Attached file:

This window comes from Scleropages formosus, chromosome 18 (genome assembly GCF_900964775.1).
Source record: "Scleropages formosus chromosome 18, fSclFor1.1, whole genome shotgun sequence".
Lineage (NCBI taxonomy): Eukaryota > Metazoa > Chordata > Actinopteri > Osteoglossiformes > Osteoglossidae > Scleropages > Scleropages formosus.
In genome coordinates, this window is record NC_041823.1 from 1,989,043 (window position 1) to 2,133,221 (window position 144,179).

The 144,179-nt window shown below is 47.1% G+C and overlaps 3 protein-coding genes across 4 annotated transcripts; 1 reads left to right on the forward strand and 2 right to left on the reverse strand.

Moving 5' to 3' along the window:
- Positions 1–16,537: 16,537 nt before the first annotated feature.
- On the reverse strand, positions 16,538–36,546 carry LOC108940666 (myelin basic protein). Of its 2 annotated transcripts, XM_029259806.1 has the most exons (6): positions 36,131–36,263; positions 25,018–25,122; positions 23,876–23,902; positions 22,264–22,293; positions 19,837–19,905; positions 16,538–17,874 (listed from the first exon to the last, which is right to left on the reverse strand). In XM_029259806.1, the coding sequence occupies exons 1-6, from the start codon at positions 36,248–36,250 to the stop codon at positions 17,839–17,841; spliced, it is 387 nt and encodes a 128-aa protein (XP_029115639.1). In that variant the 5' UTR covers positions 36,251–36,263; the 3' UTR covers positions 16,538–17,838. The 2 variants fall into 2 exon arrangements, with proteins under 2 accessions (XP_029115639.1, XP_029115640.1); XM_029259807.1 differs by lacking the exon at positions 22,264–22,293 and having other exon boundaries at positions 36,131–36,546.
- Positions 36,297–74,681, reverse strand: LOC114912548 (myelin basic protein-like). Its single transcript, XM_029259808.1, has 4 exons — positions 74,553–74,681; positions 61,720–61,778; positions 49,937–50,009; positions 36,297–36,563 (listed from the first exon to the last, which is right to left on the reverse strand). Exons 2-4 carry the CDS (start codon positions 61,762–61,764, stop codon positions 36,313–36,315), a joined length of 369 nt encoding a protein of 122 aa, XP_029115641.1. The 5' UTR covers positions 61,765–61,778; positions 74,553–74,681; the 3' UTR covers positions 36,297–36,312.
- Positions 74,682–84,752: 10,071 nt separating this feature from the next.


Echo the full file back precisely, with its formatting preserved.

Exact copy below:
This window comes from Scleropages formosus, chromosome 18 (genome assembly GCF_900964775.1).
Source record: "Scleropages formosus chromosome 18, fSclFor1.1, whole genome shotgun sequence".
Lineage (NCBI taxonomy): Eukaryota > Metazoa > Chordata > Actinopteri > Osteoglossiformes > Osteoglossidae > Scleropages > Scleropages formosus.
In genome coordinates, this window is record NC_041823.1 from 1,989,043 (window position 1) to 2,133,221 (window position 144,179).

The 144,179-nt window shown below is 47.1% G+C and overlaps 3 protein-coding genes across 4 annotated transcripts; 1 reads left to right on the forward strand and 2 right to left on the reverse strand.

Moving 5' to 3' along the window:
- Positions 1–16,537: 16,537 nt before the first annotated feature.
- On the reverse strand, positions 16,538–36,546 carry LOC108940666 (myelin basic protein). Of its 2 annotated transcripts, XM_029259806.1 has the most exons (6): positions 36,131–36,263; positions 25,018–25,122; positions 23,876–23,902; positions 22,264–22,293; positions 19,837–19,905; positions 16,538–17,874 (listed from the first exon to the last, which is right to left on the reverse strand). In XM_029259806.1, the coding sequence occupies exons 1-6, from the start codon at positions 36,248–36,250 to the stop codon at positions 17,839–17,841; spliced, it is 387 nt and encodes a 128-aa protein (XP_029115639.1). In that variant the 5' UTR covers positions 36,251–36,263; the 3' UTR covers positions 16,538–17,838. The 2 variants fall into 2 exon arrangements, with proteins under 2 accessions (XP_029115639.1, XP_029115640.1); XM_029259807.1 differs by lacking the exon at positions 22,264–22,293 and having other exon boundaries at positions 36,131–36,546.
- Positions 36,297–74,681, reverse strand: LOC114912548 (myelin basic protein-like). Its single transcript, XM_029259808.1, has 4 exons — positions 74,553–74,681; positions 61,720–61,778; positions 49,937–50,009; positions 36,297–36,563 (listed from the first exon to the last, which is right to left on the reverse strand). Exons 2-4 carry the CDS (start codon positions 61,762–61,764, stop codon positions 36,313–36,315), a joined length of 369 nt encoding a protein of 122 aa, XP_029115641.1. The 5' UTR covers positions 61,765–61,778; positions 74,553–74,681; the 3' UTR covers positions 36,297–36,312.
- Positions 74,682–84,752: 10,071 nt separating this feature from the next.